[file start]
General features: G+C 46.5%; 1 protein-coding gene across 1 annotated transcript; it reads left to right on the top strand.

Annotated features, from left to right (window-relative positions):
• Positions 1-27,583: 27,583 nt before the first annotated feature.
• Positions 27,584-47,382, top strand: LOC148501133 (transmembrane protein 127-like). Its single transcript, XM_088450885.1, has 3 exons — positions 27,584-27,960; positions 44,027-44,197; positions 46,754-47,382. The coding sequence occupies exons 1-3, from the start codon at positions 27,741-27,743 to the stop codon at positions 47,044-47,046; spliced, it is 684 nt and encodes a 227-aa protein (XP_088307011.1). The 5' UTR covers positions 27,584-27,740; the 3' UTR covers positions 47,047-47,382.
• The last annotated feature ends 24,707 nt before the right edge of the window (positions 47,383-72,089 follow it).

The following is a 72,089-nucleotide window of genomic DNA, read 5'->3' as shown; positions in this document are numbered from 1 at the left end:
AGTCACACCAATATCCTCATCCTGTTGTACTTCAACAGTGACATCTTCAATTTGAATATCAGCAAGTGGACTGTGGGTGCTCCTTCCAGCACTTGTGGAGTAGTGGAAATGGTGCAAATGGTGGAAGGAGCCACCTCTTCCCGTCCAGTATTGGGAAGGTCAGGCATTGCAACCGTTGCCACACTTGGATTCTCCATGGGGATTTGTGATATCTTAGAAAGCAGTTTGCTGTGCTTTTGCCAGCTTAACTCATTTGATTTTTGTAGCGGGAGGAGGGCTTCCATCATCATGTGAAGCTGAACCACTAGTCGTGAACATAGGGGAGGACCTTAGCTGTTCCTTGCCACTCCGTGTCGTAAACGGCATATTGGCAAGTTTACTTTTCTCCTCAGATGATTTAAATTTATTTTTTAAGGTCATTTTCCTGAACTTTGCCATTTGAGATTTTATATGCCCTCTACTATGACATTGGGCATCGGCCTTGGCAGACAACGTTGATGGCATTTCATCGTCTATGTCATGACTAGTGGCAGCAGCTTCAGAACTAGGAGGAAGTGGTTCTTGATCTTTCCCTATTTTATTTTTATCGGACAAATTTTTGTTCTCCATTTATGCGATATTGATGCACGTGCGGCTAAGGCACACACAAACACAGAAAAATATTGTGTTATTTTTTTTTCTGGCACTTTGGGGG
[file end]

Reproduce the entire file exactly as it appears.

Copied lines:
General features: G+C 46.5%; 1 protein-coding gene across 1 annotated transcript; it reads left to right on the top strand.

Annotated features, from left to right (window-relative positions):
• Positions 1-27,583: 27,583 nt before the first annotated feature.
• Positions 27,584-47,382, top strand: LOC148501133 (transmembrane protein 127-like). Its single transcript, XM_088450885.1, has 3 exons — positions 27,584-27,960; positions 44,027-44,197; positions 46,754-47,382. The coding sequence occupies exons 1-3, from the start codon at positions 27,741-27,743 to the stop codon at positions 47,044-47,046; spliced, it is 684 nt and encodes a 227-aa protein (XP_088307011.1). The 5' UTR covers positions 27,584-27,740; the 3' UTR covers positions 47,047-47,382.
• The last annotated feature ends 24,707 nt before the right edge of the window (positions 47,383-72,089 follow it).

The following is a 72,089-nucleotide window of genomic DNA, read 5'->3' as shown; positions in this document are numbered from 1 at the left end:
AGTCACACCAATATCCTCATCCTGTTGTACTTCAACAGTGACATCTTCAATTTGAATATCAGCAAGTGGACTGTGGGTGCTCCTTCCAGCACTTGTGGAGTAGTGGAAATGGTGCAAATGGTGGAAGGAGCCACCTCTTCCCGTCCAGTATTGGGAAGGTCAGGCATTGCAACCGTTGCCACACTTGGATTCTCCATGGGGATTTGTGATATCTTAGAAAGCAGTTTGCTGTGCTTTTGCCAGCTTAACTCATTTGATTTTTGTAGCGGGAGGAGGGCTTCCATCATCATGTGAAGCTGAACCACTAGTCGTGAACATAGGGGAGGACCTTAGCTGTTCCTTGCCACTCCGTGTCGTAAACGGCATATTGGCAAGTTTACTTTTCTCCTCAGATGATTTAAATTTATTTTTTAAGGTCATTTTCCTGAACTTTGCCATTTGAGATTTTATATGCCCTCTACTATGACATTGGGCATCGGCCTTGGCAGACAACGTTGATGGCATTTCATCGTCTATGTCATGACTAGTGGCAGCAGCTTCAGAACTAGGAGGAAGTGGTTCTTGATCTTTCCCTATTTTATTTTTATCGGACAAATTTTTGTTCTCCATTTATGCGATATTGATGCACGTGCGGCTAAGGCACACACAAACACAGAAAAATATTGTGTTATTTTTTTTTCTGGCACTTTGGGGG